The Art of Transcendence Over the Years, Part II
The presence of beauty
Posted Sep 24, 2014
(Part II of a 5-part series on Transcendence)
Imagine a music-lover sitting in the concert hall while the most noble measures of his favorite symphony resound in his ears. He feels that shiver of emotion which we experience in the presence of the purest beauty. Suppose now that at such a moment we should ask this person whether his life has meaning. He would have to reply that it had been worth while living if only to experience this ecstatic moment.
- Viktor Frankl, The Doctor and the Soul, p. 43
Experiencing “the purest beauty” can be a transporting experience, taking us to another, lovelier, place even if all we’re doing is sitting in a park. Our colleague, Kate, was particularly inspired by the story of a man she once met, who’d been imprisoned by the Nazis, and held in a tiny cell. He was cold, dirty, and terrified. The only ray of hope in his life came in the form of a tiny window at the top of his cell. All he could see, most of the time, was a sliver of sky. But every now and then, a bird would fly by, and, when he caught even the tiniest glimpse of it, he would suddenly be filled with hope. He found that bird—or the shadow he glimpsed—to be a thing of sublime beauty. It reminded him that somewhere, the world was beautiful, and that freedom still existed, if only for that bird. Seeing it fueled his dream that he would one day be just as free. The ugly world of his cell became a little less ugly, and a place where hope could still bloom. One day, he was freed, and was able to tell others his story of how a fleeting view of a bird had inspired him and kept his hope alive.
Dr. Frankl, another Nazi victim, who survived Auschwitz, poignantly describes moments when he and his fellow inmates watched a beautiful sunset over the mountains of Salzburg, while they were doing back-breaking labor in a rock quarry, always under the threat of being sent to the death camp section rather than the work detail. But the men found great solace in the fact that whatever their individual fates, the beauty of nature, of which they were a part, would continue. They further seemed to find comfort in the very idea that their continued ability to appreciate moments of beauty transcended their dehumanized situation. Frankl credited such moments with the survival of his spirit, without which, he believed he would surely have perished in the camps (though he does not dismiss the element of luck).
In her research on the partners of young men dying of AIDS in the 1980’s, Susan Folkman found that such moments of beauty were incredibly important in helping the healthy caregivers cope with watching their partners’ slow deterioration and death. In the midst of the pain, watching a beautiful sunset together, or admiring a particularly beautiful flower, could bring them together in a shared special moment that transcended their heartbreaking situation. These moments made them feel a part of a greater, more beautiful world than the grim corner of it they experienced on a daily basis. Alongside many of their painful experiences, they were also able to appreciate these positive experiences, which helped revive their spirits. Often, the grieving surviving partners later looked back on these times with an almost reverent recall of their beauty.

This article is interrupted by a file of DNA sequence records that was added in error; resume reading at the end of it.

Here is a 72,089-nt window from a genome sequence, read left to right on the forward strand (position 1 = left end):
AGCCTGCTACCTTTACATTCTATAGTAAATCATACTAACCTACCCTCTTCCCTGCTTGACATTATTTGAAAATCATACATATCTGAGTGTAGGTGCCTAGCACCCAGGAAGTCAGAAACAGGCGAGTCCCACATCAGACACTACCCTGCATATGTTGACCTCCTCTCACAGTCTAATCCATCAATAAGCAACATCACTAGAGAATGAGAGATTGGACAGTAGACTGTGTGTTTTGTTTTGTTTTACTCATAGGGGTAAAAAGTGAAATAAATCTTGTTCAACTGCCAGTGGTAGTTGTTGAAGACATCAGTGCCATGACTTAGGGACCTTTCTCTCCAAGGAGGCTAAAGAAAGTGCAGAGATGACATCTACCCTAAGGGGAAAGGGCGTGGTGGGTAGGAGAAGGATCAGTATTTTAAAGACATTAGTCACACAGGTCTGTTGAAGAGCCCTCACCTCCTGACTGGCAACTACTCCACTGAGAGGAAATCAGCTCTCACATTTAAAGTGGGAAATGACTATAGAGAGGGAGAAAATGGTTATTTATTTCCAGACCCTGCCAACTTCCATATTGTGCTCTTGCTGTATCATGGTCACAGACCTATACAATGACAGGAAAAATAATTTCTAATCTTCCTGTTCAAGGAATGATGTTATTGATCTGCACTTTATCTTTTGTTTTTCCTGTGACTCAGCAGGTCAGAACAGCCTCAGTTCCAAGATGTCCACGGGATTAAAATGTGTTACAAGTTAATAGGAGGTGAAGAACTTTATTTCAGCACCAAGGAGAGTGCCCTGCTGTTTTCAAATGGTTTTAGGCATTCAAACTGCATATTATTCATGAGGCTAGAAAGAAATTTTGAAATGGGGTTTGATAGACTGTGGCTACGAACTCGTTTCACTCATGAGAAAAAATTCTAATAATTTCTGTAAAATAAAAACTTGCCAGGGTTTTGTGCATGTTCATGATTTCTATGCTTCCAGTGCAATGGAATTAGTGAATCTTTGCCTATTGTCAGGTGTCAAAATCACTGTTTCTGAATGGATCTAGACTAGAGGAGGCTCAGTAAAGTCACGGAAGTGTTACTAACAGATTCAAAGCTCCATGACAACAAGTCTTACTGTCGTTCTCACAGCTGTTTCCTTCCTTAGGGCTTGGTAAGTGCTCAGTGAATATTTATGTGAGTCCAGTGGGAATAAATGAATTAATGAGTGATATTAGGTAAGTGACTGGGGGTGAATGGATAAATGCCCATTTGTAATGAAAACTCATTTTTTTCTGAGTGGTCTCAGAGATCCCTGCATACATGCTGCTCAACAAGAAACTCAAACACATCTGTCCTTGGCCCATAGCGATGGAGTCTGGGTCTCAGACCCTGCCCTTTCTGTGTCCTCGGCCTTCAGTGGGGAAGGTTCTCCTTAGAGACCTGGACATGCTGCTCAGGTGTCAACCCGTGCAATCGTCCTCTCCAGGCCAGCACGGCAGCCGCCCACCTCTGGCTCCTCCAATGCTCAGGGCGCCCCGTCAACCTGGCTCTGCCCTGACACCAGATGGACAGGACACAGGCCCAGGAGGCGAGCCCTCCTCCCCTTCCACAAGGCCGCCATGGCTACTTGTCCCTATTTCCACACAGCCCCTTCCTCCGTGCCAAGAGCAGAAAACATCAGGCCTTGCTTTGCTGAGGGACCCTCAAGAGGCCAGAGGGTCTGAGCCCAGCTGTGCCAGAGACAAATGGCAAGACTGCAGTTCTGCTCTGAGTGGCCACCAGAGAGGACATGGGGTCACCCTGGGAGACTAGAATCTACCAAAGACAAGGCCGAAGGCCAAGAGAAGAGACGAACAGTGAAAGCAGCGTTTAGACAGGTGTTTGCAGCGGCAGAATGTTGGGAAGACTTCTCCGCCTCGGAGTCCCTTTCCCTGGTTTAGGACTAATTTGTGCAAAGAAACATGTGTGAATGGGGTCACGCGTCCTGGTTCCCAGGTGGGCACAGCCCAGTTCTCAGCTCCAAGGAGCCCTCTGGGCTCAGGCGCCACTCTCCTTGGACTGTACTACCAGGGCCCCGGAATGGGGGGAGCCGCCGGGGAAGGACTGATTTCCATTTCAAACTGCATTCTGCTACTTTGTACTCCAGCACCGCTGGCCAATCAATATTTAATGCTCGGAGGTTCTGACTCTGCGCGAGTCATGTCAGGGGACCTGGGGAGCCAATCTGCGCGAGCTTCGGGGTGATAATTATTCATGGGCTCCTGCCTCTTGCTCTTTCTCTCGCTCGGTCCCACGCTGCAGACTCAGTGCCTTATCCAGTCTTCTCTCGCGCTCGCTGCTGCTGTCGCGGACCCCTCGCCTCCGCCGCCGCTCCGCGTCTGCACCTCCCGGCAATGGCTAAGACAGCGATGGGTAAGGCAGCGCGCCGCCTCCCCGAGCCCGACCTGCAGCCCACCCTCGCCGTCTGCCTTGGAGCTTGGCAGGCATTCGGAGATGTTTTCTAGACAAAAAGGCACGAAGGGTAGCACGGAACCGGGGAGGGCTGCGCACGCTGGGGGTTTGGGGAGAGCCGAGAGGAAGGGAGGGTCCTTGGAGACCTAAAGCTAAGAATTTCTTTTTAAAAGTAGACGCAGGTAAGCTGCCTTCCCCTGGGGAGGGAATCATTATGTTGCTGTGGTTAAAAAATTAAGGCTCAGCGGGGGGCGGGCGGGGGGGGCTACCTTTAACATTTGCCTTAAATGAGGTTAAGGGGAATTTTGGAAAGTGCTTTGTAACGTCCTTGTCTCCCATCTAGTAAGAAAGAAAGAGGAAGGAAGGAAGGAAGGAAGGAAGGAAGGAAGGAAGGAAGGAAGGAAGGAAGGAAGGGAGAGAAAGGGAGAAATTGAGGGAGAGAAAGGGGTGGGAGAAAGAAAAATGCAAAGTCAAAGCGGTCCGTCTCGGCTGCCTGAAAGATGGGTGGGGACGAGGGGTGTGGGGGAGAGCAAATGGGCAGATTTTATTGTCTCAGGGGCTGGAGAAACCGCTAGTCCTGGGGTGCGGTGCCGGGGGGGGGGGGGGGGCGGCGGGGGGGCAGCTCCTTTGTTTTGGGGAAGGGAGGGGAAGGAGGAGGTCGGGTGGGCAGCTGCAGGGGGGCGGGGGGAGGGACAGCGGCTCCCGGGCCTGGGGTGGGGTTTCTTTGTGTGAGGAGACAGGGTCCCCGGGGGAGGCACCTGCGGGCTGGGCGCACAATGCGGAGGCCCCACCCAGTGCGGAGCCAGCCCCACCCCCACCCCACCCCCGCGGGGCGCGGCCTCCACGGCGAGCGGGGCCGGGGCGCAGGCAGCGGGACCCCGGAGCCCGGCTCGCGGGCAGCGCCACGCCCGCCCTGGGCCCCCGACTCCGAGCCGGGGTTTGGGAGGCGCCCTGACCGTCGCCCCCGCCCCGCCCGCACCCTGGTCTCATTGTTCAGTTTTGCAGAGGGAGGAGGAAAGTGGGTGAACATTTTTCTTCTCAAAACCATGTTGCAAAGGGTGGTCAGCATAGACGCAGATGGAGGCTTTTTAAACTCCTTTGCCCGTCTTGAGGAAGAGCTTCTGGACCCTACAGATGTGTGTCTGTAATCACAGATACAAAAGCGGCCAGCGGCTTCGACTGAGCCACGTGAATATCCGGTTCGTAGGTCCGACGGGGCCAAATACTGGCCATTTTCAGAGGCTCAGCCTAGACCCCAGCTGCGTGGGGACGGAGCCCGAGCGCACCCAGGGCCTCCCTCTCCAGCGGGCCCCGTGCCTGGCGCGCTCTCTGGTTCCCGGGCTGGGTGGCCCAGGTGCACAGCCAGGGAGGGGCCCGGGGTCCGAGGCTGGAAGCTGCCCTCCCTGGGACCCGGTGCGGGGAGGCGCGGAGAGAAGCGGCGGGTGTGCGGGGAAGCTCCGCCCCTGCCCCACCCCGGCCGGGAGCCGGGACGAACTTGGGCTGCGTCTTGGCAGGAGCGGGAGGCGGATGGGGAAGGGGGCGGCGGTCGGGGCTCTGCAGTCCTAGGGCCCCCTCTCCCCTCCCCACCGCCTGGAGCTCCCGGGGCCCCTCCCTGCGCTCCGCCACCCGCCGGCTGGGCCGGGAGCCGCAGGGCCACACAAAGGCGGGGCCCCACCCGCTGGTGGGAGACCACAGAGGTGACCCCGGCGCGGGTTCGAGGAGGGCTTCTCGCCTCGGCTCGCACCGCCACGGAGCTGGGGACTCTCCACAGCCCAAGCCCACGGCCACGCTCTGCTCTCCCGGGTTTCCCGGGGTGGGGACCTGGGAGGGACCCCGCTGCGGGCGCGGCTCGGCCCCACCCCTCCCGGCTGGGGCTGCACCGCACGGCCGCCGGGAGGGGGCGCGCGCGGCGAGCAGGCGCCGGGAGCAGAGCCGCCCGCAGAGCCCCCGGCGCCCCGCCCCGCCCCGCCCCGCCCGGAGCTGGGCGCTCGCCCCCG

Beauty and art can have powerful effects even in everyday life. Musical flash mobs, like this one from 2012, https://www.youtube.com/watch?v=kbJcQYVtZMo, literally stop people in their tracks, and bring them together into a whole. Without a room or a stage, artist and audience appreciate the beauty of the moment together.
Beauty can be had in smaller, more personal ways, too. Late psychoanalyst Hedda Bolgar loved to tend to the many flowers in her yard, throughout her life into her 100’s. “I have a very strong feeling of connection with everything that’s alive,” she said, including, “animals, plants, trees, people.” (The Beauty of Aging, documentary film) Benjamin Schechter, a physician in his sixties, similarly feels that his gardening transports him beyond the present moment, as does listening to Dvorak, Beethoven, Ella Fitzgerald, and Mel Torme.
For Jimmie, it is sunrise, rather than sunset, which moves her. In the old days on the farm, the experience of hearing the chirping of the awakening birds and the cock-a-doodle-do of the roosters meant a new day was beginning. Though there aren’t too many roosters around her home in New York, she still feels like a part of nature when she hears the mourning doves cooing through her open window on summer mornings.
Beauty can come through nature, through art, music, or piece of writing. A good book often transports us from our immediate contexts into the worlds we’re reading about. Or an inspirational book can help us transcend difficult moments in our lives. Vintage Reader Eddie Weaver, an 88 year old retired chemist, feels it when he reads poetry.
It isn’t only reading that can transport us, but the act of writing can do that, too. Sometimes, we use writing specifically to transcend difficult moments. Journaling has been found to help cancer survivors cope with their illness. Memorial Sloan Kettering Cancer Center, for example, hosts a popular writing program known as Visible Ink. In one exercise, group members were asked to write a 6-word memoir about the program. One woman wrote:
Bodies are fragile,
But words soar.
Next week: Part III: The Transcendent Nature of Love
This excerpt is adapted from Mindy Greenstein's (age 51) and Jimmie Holland's (age 86) new book about the positive aspects of aging from midlife through older age: Lighter as We Go: Virtues, Character Strengths, and Aging, published by Oxford University Press.